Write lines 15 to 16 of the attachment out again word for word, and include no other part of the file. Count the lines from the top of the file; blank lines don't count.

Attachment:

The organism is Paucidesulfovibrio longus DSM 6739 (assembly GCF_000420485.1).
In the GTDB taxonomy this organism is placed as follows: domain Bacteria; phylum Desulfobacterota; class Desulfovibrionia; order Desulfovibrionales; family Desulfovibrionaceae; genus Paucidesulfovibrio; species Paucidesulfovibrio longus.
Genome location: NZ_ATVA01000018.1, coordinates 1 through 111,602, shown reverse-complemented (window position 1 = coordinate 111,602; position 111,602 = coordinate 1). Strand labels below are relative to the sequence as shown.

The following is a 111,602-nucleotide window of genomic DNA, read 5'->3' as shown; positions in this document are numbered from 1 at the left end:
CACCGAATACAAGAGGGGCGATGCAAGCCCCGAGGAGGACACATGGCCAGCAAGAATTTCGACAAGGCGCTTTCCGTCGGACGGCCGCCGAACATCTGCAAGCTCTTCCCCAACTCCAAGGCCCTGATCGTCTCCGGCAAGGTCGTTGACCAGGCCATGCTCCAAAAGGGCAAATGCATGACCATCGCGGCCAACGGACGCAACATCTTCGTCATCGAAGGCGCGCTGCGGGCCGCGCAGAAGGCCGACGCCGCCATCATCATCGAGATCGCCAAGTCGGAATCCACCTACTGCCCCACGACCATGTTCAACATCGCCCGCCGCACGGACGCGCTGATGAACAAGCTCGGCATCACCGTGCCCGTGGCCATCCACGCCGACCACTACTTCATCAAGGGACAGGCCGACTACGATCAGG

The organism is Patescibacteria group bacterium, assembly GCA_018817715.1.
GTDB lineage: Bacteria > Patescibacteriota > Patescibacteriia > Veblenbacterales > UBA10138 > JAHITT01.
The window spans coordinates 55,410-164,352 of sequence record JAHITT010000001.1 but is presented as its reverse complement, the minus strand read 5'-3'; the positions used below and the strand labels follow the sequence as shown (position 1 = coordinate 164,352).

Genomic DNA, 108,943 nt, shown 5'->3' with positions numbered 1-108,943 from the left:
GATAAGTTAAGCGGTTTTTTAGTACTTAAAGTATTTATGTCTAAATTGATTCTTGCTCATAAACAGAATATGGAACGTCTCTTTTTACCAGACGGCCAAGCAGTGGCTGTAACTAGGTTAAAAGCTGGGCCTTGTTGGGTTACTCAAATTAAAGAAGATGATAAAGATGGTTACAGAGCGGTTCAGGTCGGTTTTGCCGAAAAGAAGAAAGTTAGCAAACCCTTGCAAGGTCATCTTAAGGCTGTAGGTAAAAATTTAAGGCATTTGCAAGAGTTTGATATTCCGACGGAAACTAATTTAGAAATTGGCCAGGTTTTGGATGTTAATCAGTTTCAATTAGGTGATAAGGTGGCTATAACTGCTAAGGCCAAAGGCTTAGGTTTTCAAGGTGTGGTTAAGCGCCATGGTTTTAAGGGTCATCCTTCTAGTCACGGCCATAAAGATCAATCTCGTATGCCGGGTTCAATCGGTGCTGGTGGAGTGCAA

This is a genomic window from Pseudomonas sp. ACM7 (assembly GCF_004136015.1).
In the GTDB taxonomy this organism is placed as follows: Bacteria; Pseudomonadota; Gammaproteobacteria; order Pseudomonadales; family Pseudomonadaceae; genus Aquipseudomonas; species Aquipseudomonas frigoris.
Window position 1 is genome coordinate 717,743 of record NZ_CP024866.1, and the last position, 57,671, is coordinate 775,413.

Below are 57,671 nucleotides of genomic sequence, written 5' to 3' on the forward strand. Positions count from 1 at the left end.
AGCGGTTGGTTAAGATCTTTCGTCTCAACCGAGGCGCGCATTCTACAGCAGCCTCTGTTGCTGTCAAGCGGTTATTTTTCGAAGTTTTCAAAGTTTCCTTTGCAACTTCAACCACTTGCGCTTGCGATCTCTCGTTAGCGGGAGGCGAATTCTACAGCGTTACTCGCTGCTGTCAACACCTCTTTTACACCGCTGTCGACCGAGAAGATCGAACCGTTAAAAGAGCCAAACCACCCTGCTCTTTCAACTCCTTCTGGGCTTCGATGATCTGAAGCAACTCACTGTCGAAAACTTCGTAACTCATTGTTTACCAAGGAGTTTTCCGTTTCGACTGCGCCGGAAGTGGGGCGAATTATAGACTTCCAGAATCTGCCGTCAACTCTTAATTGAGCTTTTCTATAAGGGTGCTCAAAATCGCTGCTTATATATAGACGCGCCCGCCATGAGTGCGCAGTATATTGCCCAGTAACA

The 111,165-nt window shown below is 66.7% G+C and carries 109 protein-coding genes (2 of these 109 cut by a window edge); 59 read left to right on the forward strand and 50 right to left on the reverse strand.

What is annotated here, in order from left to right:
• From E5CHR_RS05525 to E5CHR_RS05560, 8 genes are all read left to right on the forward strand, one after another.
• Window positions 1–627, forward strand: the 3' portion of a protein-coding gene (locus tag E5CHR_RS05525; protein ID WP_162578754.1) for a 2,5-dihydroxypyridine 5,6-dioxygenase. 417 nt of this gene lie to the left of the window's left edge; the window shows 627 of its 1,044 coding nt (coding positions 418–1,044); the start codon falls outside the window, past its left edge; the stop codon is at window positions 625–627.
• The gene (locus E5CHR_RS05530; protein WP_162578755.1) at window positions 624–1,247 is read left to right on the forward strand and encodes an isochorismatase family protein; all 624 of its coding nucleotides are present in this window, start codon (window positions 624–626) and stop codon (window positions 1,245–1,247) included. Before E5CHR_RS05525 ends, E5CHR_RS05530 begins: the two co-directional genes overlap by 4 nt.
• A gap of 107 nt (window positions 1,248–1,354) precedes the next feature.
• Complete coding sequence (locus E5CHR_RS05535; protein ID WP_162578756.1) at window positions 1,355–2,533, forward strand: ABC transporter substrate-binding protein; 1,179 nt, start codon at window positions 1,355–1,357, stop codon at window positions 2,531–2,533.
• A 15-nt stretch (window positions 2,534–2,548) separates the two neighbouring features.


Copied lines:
AGCGGTTGGTTAAGATCTTTCGTCTCAACCGAGGCGCGCATTCTACAGCAGCCTCTGTTGCTGTCAAGCGGTTATTTTTCGAAGTTTTCAAAGTTTCCTTTGCAACTTCAACCACTTGCGCTTGCGATCTCTCGTTAGCGGGAGGCGAATTCTACAGCGTTACTCGCTGCTGTCAACACCTCTTTTACACCGCTGTCGACCGAGAAGATCGAACCGTTAAAAGAGCCAAACCACCCTGCTCTTTCAACTCCTTCTGGGCTTCGATGATCTGAAGCAACTCACTGTCGAAAACTTCGTAACTCATTGTTTACCAAGGAGTTTTCCGTTTCGACTGCGCCGGAAGTGGGGCGAATTATAGACTTCCAGAATCTGCCGTCAACTCTTAATTGAGCTTTTCTATAAGGGTGCTCAAAATCGCTGCTTATATATAGACGCGCCCGCCATGAGTGCGCAGTATATTGCCCAGTAACA

The 111,165-nt window shown below is 66.7% G+C and carries 109 protein-coding genes (2 of these 109 cut by a window edge); 59 read left to right on the forward strand and 50 right to left on the reverse strand.